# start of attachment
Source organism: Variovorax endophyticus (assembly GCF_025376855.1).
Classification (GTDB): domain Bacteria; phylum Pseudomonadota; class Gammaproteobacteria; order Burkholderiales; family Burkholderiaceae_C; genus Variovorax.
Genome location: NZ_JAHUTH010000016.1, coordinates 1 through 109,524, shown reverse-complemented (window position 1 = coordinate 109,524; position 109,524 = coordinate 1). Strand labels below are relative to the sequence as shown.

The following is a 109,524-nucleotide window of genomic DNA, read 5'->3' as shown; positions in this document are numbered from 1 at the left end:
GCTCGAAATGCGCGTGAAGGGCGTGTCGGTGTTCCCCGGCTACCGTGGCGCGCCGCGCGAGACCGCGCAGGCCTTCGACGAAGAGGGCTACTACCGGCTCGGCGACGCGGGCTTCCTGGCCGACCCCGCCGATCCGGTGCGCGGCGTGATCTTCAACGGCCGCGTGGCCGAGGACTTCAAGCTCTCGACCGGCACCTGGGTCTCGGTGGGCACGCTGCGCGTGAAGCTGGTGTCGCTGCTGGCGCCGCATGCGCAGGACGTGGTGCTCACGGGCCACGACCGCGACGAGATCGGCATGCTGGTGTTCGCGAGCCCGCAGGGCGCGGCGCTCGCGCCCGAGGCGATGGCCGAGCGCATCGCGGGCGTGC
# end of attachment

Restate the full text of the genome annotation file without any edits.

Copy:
Source organism: Variovorax endophyticus (assembly GCF_025376855.1).
Classification (GTDB): domain Bacteria; phylum Pseudomonadota; class Gammaproteobacteria; order Burkholderiales; family Burkholderiaceae_C; genus Variovorax.
Genome location: NZ_JAHUTH010000016.1, coordinates 1 through 109,524, shown reverse-complemented (window position 1 = coordinate 109,524; position 109,524 = coordinate 1). Strand labels below are relative to the sequence as shown.

The following is a 109,524-nucleotide window of genomic DNA, read 5'->3' as shown; positions in this document are numbered from 1 at the left end:
GCTCGAAATGCGCGTGAAGGGCGTGTCGGTGTTCCCCGGCTACCGTGGCGCGCCGCGCGAGACCGCGCAGGCCTTCGACGAAGAGGGCTACTACCGGCTCGGCGACGCGGGCTTCCTGGCCGACCCCGCCGATCCGGTGCGCGGCGTGATCTTCAACGGCCGCGTGGCCGAGGACTTCAAGCTCTCGACCGGCACCTGGGTCTCGGTGGGCACGCTGCGCGTGAAGCTGGTGTCGCTGCTGGCGCCGCATGCGCAGGACGTGGTGCTCACGGGCCACGACCGCGACGAGATCGGCATGCTGGTGTTCGCGAGCCCGCAGGGCGCGGCGCTCGCGCCCGAGGCGATGGCCGAGCGCATCGCGGGCGTGC